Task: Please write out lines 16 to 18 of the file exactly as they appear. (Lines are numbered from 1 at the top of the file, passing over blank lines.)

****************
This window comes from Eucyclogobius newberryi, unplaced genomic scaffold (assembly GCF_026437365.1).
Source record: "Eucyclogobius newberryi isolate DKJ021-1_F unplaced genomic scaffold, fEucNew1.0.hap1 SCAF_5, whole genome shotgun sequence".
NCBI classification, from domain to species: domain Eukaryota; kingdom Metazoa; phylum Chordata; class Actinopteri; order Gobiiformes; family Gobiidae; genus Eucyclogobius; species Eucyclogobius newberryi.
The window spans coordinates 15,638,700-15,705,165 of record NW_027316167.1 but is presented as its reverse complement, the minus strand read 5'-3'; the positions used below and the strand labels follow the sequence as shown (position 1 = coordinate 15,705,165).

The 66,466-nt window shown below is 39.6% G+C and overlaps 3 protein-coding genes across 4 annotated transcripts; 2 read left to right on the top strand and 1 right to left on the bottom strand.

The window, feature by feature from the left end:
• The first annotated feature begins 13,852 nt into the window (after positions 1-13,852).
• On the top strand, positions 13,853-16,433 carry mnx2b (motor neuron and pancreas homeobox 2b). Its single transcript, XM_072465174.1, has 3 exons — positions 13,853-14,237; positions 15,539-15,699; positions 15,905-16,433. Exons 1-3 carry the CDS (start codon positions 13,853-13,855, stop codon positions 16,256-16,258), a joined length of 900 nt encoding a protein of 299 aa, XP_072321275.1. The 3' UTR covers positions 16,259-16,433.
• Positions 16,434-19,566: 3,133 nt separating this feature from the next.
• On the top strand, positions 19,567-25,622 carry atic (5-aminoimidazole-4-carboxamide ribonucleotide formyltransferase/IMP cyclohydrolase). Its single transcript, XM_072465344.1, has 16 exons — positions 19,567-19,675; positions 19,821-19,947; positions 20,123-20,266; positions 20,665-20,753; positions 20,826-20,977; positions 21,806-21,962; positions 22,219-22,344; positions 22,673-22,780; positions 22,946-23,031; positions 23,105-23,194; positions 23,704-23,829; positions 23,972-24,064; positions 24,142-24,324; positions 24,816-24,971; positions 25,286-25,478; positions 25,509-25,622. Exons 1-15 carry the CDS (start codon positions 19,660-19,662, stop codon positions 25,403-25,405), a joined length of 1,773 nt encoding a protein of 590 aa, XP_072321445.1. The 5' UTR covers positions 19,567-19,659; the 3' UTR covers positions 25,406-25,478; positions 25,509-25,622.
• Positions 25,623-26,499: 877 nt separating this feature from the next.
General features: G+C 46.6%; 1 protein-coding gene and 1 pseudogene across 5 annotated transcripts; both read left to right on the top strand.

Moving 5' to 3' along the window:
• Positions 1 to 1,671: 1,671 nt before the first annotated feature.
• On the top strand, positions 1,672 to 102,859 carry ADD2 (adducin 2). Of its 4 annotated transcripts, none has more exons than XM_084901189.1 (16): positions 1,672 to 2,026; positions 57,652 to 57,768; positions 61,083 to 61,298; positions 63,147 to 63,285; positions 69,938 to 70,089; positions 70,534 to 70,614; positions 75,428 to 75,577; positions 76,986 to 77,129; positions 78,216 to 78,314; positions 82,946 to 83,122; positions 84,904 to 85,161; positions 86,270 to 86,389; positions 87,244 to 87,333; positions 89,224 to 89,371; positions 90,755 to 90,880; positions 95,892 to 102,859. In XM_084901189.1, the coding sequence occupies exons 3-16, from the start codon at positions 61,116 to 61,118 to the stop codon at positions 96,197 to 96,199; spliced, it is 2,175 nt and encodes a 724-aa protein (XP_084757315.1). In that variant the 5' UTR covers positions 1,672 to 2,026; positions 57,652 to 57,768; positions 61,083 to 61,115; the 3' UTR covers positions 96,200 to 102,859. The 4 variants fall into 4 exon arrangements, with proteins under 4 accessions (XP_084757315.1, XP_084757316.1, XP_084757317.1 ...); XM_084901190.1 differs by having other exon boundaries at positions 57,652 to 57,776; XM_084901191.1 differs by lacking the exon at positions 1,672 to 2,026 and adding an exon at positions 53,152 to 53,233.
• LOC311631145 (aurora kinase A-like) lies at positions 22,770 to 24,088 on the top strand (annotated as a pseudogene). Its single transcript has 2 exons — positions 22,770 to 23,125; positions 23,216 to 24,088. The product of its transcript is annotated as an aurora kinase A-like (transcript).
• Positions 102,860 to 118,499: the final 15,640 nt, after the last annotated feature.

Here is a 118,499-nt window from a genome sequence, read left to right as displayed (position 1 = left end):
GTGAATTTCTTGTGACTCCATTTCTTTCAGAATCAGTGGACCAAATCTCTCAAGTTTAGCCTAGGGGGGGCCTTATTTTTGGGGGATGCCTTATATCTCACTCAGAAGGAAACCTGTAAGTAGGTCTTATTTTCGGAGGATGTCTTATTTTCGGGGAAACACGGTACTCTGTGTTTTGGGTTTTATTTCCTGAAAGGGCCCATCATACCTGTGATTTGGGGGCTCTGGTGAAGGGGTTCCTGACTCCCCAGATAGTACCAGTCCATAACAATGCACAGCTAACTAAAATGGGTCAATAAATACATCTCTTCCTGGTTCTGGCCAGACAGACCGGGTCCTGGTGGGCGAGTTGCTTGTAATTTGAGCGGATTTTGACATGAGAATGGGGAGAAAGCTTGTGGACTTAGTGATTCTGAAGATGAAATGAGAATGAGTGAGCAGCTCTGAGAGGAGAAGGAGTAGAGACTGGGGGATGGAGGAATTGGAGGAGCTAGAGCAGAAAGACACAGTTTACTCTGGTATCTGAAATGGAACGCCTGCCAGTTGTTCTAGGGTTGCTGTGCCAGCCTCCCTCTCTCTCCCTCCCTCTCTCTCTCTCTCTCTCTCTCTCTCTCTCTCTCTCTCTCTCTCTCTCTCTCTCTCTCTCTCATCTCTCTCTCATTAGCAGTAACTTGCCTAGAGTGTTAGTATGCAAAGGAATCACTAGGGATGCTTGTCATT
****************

• LOC311631145 (aurora kinase A-like) lies at positions 22,770 to 24,088 on the top strand (annotated as a pseudogene). Its single transcript has 2 exons — positions 22,770 to 23,125; positions 23,216 to 24,088. The product of its transcript is annotated as an aurora kinase A-like (transcript).
• Positions 102,860 to 118,499: the final 15,640 nt, after the last annotated feature.

Here is a 118,499-nt window from a genome sequence, read left to right as displayed (position 1 = left end):